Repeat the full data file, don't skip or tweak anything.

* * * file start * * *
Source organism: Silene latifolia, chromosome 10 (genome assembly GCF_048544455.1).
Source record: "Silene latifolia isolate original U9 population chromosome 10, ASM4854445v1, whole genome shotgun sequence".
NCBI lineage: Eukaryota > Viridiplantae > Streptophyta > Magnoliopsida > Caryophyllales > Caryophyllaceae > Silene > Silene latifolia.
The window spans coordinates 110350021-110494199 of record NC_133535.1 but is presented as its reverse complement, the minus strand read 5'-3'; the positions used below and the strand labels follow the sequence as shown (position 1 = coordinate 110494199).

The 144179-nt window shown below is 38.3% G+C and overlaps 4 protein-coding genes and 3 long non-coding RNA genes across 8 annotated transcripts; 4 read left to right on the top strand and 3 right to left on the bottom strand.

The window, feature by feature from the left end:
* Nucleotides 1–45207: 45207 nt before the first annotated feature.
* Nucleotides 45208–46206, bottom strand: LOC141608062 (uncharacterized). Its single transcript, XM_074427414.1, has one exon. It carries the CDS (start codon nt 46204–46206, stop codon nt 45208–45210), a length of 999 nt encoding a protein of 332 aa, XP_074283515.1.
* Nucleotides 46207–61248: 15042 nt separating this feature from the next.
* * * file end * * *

Source organism: Silene latifolia, chromosome 10 (genome assembly GCF_048544455.1).
Source record: "Silene latifolia isolate original U9 population chromosome 10, ASM4854445v1, whole genome shotgun sequence".
NCBI lineage: Eukaryota > Viridiplantae > Streptophyta > Magnoliopsida > Caryophyllales > Caryophyllaceae > Silene > Silene latifolia.
The window spans coordinates 110350021-110494199 of record NC_133535.1 but is presented as its reverse complement, the minus strand read 5'-3'; the positions used below and the strand labels follow the sequence as shown (position 1 = coordinate 110494199).

The 144179-nt window shown below is 38.3% G+C and overlaps 4 protein-coding genes and 3 long non-coding RNA genes across 8 annotated transcripts; 4 read left to right on the top strand and 3 right to left on the bottom strand.

The window, feature by feature from the left end:
* Nucleotides 1–45207: 45207 nt before the first annotated feature.
* Nucleotides 45208–46206, bottom strand: LOC141608062 (uncharacterized). Its single transcript, XM_074427414.1, has one exon. It carries the CDS (start codon nt 46204–46206, stop codon nt 45208–45210), a length of 999 nt encoding a protein of 332 aa, XP_074283515.1.
* Nucleotides 46207–61248: 15042 nt separating this feature from the next.